Spring Creek Sun (SCS): “Could you talk about the idea behind Holy Air?”
Shady Srour (SS): I was living in the holy land, Nazareth, where Jesus lived. But Nazareth is in a very difficult place—in between Israel and Palestine. There are a lot of problems there, including an identity crisis, hate, tension, and war. I didn’t see a future for my kids. I felt that I needed to sell air in order to live in a proud way, it’s an impossible mission. It’s more symbolic, but it’s expressing my situation, it’s my scene in Nazareth.
SCS: “The scene in which your character had a fight during a traffic jam really stole the show for me. Could you talk about the idea behind it and the process filming it?”
SS: “There are three scenes involving traffic in Nazareth. In the Arab city inside Israel, actually in almost every Arab city or village, there is a feeling that we are being suffocated because it so crowded with settlements all around us, so there is nowhere for us to go and expand. There is so much traffic and clutter to the point where people become irritated at one another over traffic situations. They project their anger on everybody else. So I tried to capture that in one traffic scene because I thought it would be a little absurd seeing that a guy would take out a sword and fight with another driver.”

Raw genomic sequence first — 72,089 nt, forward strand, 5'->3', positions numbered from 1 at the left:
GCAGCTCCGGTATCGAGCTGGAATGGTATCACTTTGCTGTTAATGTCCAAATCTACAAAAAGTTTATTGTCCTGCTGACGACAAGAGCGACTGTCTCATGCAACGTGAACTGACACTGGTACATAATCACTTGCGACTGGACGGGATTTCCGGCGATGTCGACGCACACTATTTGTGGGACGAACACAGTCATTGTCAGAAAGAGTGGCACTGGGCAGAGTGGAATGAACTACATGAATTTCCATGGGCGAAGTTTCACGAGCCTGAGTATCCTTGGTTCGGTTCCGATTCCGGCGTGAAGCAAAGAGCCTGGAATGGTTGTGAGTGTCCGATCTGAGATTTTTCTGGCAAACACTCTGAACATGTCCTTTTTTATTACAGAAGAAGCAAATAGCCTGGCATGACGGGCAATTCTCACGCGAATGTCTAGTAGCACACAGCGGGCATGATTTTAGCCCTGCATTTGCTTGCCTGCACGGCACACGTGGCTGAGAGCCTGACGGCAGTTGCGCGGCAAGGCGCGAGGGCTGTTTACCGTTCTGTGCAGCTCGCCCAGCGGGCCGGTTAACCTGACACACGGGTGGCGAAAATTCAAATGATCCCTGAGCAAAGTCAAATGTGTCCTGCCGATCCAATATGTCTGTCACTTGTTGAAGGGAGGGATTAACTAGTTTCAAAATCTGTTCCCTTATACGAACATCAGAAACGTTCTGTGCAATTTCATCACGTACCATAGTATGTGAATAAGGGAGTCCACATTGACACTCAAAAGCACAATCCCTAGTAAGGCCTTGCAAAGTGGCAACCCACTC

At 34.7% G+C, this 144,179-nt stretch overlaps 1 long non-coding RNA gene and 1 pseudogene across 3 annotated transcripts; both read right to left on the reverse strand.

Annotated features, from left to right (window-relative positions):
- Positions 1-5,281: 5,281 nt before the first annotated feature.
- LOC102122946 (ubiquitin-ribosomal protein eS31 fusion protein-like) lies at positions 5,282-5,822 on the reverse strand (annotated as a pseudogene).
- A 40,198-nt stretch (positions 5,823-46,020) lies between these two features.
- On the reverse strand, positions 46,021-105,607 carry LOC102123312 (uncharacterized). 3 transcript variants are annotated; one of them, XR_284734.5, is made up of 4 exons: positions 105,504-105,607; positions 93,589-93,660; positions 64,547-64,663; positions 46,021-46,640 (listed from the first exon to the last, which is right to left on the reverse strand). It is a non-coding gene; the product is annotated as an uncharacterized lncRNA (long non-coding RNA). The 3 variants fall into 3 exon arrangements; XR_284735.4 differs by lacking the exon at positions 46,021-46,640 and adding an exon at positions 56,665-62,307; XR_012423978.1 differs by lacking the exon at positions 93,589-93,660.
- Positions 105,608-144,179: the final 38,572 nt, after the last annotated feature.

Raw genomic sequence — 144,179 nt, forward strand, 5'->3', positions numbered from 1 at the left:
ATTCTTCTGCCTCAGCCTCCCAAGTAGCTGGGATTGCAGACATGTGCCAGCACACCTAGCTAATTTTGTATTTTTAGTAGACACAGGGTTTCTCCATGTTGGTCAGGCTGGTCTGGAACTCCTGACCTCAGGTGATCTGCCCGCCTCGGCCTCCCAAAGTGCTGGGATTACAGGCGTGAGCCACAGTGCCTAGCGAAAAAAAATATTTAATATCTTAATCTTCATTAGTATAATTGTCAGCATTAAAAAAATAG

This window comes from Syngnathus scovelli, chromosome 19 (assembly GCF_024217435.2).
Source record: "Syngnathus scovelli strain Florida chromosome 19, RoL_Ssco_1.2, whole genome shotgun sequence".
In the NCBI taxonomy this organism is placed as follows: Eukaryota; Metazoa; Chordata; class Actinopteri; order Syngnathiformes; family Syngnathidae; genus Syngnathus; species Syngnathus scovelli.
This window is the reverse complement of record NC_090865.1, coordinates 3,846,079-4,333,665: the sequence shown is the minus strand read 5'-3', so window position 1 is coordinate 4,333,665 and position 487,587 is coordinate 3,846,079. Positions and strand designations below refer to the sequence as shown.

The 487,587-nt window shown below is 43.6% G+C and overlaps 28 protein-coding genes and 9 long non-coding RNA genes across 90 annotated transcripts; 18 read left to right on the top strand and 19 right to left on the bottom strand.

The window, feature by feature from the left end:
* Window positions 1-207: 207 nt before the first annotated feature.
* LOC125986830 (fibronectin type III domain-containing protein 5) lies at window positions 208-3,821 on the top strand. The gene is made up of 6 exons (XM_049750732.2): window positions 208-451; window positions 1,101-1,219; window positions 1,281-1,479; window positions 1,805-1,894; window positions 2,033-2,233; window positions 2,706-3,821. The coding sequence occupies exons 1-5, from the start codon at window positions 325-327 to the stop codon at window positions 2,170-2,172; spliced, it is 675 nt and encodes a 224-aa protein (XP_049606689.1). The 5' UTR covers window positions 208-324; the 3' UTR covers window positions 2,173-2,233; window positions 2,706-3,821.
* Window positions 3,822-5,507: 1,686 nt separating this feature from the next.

SCS: “What does it mean to you to be at the Tribeca Film Festival showcasing your film here in New York?”
SS: “I feel that Tribeca is very artistic, and this film has an artistic side. I don’t know if it has the commercial side, but it tries to communicate with the audience. For me, it’s a venue where I can break through. I think we have the same ideology as Tribeca. I love that my film is being premiered at Tribeca.
Photo by Dean Moses